Climate-driven changes to the spatio-temporal distribution of the parasitic nematode, Haemonchus contortus, in sheep in Europe

Hannah Rose, Cyril Caminade, Muhammad Bashir Bolajoko, Paul Phelan, Jan van Dijk, Matthew Baylis, Diana Williams, Eric R. Morgan

Research output: Contribution to journalArticlepeer-review

25 Citations (Scopus)

Abstract

Recent climate change has resulted in changes to the phenology and distribution of invertebrates worldwide. Where invertebrates are associated with disease, climate variability and changes in climate may also affect the spatio-temporal dynamics of disease. Due to its significant impact on sheep production and welfare, the recent increase in diagnoses of ovine haemonchosis caused by the nematode Haemonchus contortus in some temperate regions is particularly concerning. This study is the first to evaluate the impact of climate change on H. contortus at a continental scale. A model of the basic reproductive quotient of macroparasites, Q0, adapted to H. contortus and extended to incorporate environmental stochasticity and parasite behaviour, was used to simulate Pan-European spatio-temporal changes in H. contortus infection pressure under scenarios of climate change. Baseline Q0 simulations, using historic climate observations, reflected the current distribution of H. contortus in Europe. In northern Europe, the distribution of H. contortus is currently limited by temperatures falling below the development threshold during the winter months and within-host arrested development is necessary for population persistence over winter. In southern Europe, H. contortus infection pressure is limited during the summer months by increased temperature and decreased moisture. Compared with this baseline, Q0 simulations driven by a climate model ensemble predicted an increase in H. contortus infection pressure by the 2080s. In northern Europe, a temporal range expansion was predicted as the mean period of transmission increased by 2-3 months. A bimodal seasonal pattern of infection pressure, similar to that currently observed in southern Europe, emerges in northern Europe due to increasing summer temperatures and decreasing moisture. The predicted patterns of change could alter the epidemiology of H. contortus in Europe, affect the future sustainability of contemporary control strategies, and potentially drive local adaptation to climate change in parasite populations.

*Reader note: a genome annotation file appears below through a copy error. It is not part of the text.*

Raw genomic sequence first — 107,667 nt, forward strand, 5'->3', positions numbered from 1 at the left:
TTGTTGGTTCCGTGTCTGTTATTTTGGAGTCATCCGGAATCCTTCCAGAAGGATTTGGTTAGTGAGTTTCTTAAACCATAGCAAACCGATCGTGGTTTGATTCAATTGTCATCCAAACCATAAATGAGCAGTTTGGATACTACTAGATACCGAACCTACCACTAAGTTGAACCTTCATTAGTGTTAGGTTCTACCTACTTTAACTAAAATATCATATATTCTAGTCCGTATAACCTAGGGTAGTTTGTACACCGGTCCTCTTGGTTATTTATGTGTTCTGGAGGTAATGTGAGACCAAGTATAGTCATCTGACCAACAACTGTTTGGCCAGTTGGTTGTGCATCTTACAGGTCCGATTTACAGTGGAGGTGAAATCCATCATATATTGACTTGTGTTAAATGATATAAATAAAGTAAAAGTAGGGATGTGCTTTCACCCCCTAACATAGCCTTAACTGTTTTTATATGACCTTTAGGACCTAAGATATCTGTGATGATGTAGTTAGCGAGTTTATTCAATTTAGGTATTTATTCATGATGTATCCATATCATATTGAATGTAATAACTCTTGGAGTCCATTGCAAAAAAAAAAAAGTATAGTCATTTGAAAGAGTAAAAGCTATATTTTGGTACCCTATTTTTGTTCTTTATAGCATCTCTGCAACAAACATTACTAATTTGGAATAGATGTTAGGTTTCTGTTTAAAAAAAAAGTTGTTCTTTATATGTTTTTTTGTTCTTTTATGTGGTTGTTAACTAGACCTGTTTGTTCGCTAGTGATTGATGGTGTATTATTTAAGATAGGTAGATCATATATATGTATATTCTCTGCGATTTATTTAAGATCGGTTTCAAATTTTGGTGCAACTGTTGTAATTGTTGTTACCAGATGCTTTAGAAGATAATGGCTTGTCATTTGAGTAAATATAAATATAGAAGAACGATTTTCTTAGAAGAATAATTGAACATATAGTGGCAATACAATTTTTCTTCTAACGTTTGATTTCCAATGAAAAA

Original languageEnglish
Pages (from-to)1271-1285
JournalGlobal Change Biology
Volume22
Issue number3
DOIs
Publication statusPublished - 01 Mar 2016

Keywords

  • Adaptation, Climate change, Climate impact mitigation, Distribution shift, Europe, Gastrointestinal nematode, Haemonchus contortus, Infection pressure, Q

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